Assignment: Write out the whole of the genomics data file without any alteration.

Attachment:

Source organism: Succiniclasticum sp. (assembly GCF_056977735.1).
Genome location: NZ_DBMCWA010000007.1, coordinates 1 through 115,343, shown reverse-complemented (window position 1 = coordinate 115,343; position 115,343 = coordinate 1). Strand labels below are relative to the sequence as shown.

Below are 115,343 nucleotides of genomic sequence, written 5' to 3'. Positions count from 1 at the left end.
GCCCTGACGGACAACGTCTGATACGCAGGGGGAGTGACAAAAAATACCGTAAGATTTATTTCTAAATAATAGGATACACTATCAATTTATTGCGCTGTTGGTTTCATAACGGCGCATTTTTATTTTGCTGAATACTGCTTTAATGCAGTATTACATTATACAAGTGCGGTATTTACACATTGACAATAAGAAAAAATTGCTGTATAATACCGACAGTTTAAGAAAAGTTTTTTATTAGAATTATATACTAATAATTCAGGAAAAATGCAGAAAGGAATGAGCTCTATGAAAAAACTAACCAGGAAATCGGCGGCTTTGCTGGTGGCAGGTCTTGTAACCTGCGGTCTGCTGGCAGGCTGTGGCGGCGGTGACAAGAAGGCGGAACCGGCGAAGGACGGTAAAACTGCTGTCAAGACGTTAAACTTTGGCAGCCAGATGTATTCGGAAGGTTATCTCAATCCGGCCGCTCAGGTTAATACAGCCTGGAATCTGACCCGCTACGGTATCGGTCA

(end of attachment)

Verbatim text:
Source organism: Succiniclasticum sp. (assembly GCF_056977735.1).
Genome location: NZ_DBMCWA010000007.1, coordinates 1 through 115,343, shown reverse-complemented (window position 1 = coordinate 115,343; position 115,343 = coordinate 1). Strand labels below are relative to the sequence as shown.

Below are 115,343 nucleotides of genomic sequence, written 5' to 3'. Positions count from 1 at the left end.
GCCCTGACGGACAACGTCTGATACGCAGGGGGAGTGACAAAAAATACCGTAAGATTTATTTCTAAATAATAGGATACACTATCAATTTATTGCGCTGTTGGTTTCATAACGGCGCATTTTTATTTTGCTGAATACTGCTTTAATGCAGTATTACATTATACAAGTGCGGTATTTACACATTGACAATAAGAAAAAATTGCTGTATAATACCGACAGTTTAAGAAAAGTTTTTTATTAGAATTATATACTAATAATTCAGGAAAAATGCAGAAAGGAATGAGCTCTATGAAAAAACTAACCAGGAAATCGGCGGCTTTGCTGGTGGCAGGTCTTGTAACCTGCGGTCTGCTGGCAGGCTGTGGCGGCGGTGACAAGAAGGCGGAACCGGCGAAGGACGGTAAAACTGCTGTCAAGACGTTAAACTTTGGCAGCCAGATGTATTCGGAAGGTTATCTCAATCCGGCCGCTCAGGTTAATACAGCCTGGAATCTGACCCGCTACGGTATCGGTCA